used in a shocker directed with good sense.
The sexual overtones will, I presume, win the audiences' hearts. And in a couple of scenes there's quite a lot of seethrough, which kind of places TRAUMA not so far from the genuine _sexploitation. Scary, sharp, intelligent, ably paced, played with grit and gusto, TRAUMA shows how a shocker made on a tiny budget can successfully avoid the ridiculousness and camp.
The few resemblances with Argento's TRAUMA are that both flicks are Gothic, both have a young woman in the lead, both, as the title promises, speak about psychic damage, both use some sexuality to conquer the viewers' hearts . All these resemblances derive naturally from the common subjectwhen you write about a trauma, it befits a shocker to make it a psychic trauma, hence make the traumatized a woman, young to seem both appealing and vulnerable, therefore conjure her sexuality, and all these describe pretty accurately the Gothic's gist.
On the other hand, the differences with a 18th century Gothic novel are obvious; in aesthetic terms now, the wellmade Gothic flicks, like TRAUMA, like DEMENTIA 13, seem a lot more commonsensical than the regular old Gothic novel with its exaggerations and brouhaha and useless accessories.
Historically speaking, the Gothic revival in the cinema doesn't prove the imperishable nature of the original, 18th19th centuries literary Gothic, but, on the contrary, the fact that everything unnecessary and superfluous and exaggerated was naturally discarded.
*** This review may contain spoilers ***
Severely limited by lack of budget, perhaps, accounts for a story with
very few thrills and a very odd kind of "hep-cat" music score that only
rarely appears and then usually to be distracting. It's basically a
super low budget modern day JANE ERYE. But there is just almost no
sense of danger to the film and though its ending isn't what you might
expect it doesn't really all work out after it's over and you look back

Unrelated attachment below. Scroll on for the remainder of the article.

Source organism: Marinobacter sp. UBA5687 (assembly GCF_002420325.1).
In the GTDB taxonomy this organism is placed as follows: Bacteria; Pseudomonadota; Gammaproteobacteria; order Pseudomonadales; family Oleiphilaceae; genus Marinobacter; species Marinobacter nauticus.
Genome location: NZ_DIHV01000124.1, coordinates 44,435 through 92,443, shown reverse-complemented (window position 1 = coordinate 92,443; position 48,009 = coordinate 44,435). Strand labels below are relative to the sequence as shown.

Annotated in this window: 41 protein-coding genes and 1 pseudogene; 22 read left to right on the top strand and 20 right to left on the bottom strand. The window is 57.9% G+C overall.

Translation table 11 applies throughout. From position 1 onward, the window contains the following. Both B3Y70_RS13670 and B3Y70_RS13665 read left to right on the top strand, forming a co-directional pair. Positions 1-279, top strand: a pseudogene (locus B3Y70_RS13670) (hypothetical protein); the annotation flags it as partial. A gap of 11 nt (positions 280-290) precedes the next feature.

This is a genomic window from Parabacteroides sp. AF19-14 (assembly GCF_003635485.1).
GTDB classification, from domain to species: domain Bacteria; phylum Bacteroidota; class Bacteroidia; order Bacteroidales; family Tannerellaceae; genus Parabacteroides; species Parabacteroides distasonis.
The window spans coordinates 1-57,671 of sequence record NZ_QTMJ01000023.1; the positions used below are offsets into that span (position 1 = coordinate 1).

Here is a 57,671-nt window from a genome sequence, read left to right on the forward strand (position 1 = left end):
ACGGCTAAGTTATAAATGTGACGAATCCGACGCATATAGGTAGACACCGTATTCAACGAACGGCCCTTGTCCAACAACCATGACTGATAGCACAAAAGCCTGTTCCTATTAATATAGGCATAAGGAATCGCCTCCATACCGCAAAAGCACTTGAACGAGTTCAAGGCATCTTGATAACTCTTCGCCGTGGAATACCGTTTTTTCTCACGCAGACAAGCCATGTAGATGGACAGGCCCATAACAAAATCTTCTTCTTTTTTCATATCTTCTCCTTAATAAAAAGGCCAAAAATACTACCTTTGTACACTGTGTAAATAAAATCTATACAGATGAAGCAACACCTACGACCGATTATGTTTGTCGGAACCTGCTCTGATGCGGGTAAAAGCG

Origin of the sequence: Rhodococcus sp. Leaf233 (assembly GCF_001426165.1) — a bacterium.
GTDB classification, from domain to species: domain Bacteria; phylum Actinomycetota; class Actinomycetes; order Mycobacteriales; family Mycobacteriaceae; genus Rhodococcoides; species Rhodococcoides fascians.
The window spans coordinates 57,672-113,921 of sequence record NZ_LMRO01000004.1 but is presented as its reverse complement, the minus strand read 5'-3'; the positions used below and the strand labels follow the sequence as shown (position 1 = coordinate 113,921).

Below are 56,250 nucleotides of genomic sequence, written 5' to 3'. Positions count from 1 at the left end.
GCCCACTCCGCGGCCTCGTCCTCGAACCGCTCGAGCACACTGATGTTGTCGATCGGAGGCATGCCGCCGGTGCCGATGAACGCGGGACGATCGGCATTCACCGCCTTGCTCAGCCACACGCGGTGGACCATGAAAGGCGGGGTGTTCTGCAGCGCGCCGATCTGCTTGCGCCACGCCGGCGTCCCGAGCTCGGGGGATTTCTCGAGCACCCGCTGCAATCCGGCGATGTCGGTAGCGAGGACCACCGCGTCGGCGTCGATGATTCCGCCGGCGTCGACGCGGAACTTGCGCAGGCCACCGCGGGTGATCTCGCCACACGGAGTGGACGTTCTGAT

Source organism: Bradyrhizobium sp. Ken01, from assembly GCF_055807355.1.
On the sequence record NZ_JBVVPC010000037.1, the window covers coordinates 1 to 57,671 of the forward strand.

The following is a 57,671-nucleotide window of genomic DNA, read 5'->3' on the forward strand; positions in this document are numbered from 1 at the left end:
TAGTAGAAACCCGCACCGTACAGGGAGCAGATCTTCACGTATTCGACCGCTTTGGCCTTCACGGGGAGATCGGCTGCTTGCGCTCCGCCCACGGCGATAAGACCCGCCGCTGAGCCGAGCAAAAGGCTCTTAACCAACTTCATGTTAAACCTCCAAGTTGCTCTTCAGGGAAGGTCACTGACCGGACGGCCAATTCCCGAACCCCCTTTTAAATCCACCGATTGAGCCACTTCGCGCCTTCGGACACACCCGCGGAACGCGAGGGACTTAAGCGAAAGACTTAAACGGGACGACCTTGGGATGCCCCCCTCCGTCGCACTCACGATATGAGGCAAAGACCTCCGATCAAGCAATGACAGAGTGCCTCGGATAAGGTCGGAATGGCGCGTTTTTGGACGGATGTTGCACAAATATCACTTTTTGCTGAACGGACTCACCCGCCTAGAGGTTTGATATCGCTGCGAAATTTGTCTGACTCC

and the few things that really happened. The film is never stupid and
the performances are good--seems like the lead girl deserved to make
more films after this. But saying it isn't junk doesn't make it a jewel
and most of what happens feels like filler, well done filler all
considered, but when it's all said and done not much has really
happened. It's pretty plane that the murder victim at the start is
blinking right after death, but the rest of the film is gaff free but
excitement free too. The lead character is just never really in any
urgent danger so the mystery doesn't demand it get solved or ever feel
like it's building to something awful. Various scenes cutting away from
the girl's story to the architect's office deflate things more though
the mild comic relief does work and the characters are believable, but
so what when you know nothing threatening is anywhere nearby. There
aren't many suspense of violent set pieces and those aren't very well
done and end very quickly.
MILD SPOILERS BELOW
I mean only one person dies in the whole film and scenes with "the killer" come few and far between and about the most threatening thing the killer does is knock over a painting. They usually only show the killers hand but some of these scenes are almost comical. The whole structure of the film had you sure you know what's going on to the point of saying: "Oh come on let's get one with it." It does have a surprise in store at the end but that can't redeem the too too long a time trying to set you up for the ending.